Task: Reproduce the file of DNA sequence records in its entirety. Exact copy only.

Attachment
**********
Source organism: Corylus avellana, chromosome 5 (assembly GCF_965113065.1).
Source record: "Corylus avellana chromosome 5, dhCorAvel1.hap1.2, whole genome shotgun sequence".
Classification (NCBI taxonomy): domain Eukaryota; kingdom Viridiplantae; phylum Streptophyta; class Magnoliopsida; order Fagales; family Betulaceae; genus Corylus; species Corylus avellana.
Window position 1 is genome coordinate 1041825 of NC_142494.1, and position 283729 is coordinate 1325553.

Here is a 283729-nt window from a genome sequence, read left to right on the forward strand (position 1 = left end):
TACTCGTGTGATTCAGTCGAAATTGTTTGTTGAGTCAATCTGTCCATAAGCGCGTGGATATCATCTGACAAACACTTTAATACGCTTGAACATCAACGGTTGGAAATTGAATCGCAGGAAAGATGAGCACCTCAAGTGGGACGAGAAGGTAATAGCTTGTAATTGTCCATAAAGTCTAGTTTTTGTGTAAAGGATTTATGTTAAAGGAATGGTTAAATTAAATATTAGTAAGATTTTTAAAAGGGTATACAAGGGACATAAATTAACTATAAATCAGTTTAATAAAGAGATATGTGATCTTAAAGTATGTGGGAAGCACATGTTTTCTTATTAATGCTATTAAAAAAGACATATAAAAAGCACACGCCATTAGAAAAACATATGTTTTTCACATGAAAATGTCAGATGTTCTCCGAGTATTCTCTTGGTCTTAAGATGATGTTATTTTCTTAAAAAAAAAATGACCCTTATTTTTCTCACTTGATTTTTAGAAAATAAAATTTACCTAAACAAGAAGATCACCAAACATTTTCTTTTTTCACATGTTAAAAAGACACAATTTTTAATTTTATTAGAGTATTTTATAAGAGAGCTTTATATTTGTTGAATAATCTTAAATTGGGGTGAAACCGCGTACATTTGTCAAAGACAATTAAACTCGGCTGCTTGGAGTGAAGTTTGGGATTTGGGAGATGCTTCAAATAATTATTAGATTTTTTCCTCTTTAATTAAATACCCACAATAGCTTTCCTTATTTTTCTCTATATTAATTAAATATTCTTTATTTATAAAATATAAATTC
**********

Source organism: Corylus avellana, chromosome 5 (assembly GCF_965113065.1).
Source record: "Corylus avellana chromosome 5, dhCorAvel1.hap1.2, whole genome shotgun sequence".
Classification (NCBI taxonomy): domain Eukaryota; kingdom Viridiplantae; phylum Streptophyta; class Magnoliopsida; order Fagales; family Betulaceae; genus Corylus; species Corylus avellana.
Window position 1 is genome coordinate 1041825 of NC_142494.1, and position 283729 is coordinate 1325553.

Here is a 283729-nt window from a genome sequence, read left to right on the forward strand (position 1 = left end):
TACTCGTGTGATTCAGTCGAAATTGTTTGTTGAGTCAATCTGTCCATAAGCGCGTGGATATCATCTGACAAACACTTTAATACGCTTGAACATCAACGGTTGGAAATTGAATCGCAGGAAAGATGAGCACCTCAAGTGGGACGAGAAGGTAATAGCTTGTAATTGTCCATAAAGTCTAGTTTTTGTGTAAAGGATTTATGTTAAAGGAATGGTTAAATTAAATATTAGTAAGATTTTTAAAAGGGTATACAAGGGACATAAATTAACTATAAATCAGTTTAATAAAGAGATATGTGATCTTAAAGTATGTGGGAAGCACATGTTTTCTTATTAATGCTATTAAAAAAGACATATAAAAAGCACACGCCATTAGAAAAACATATGTTTTTCACATGAAAATGTCAGATGTTCTCCGAGTATTCTCTTGGTCTTAAGATGATGTTATTTTCTTAAAAAAAAAATGACCCTTATTTTTCTCACTTGATTTTTAGAAAATAAAATTTACCTAAACAAGAAGATCACCAAACATTTTCTTTTTTCACATGTTAAAAAGACACAATTTTTAATTTTATTAGAGTATTTTATAAGAGAGCTTTATATTTGTTGAATAATCTTAAATTGGGGTGAAACCGCGTACATTTGTCAAAGACAATTAAACTCGGCTGCTTGGAGTGAAGTTTGGGATTTGGGAGATGCTTCAAATAATTATTAGATTTTTTCCTCTTTAATTAAATACCCACAATAGCTTTCCTTATTTTTCTCTATATTAATTAAATATTCTTTATTTATAAAATATAAATTC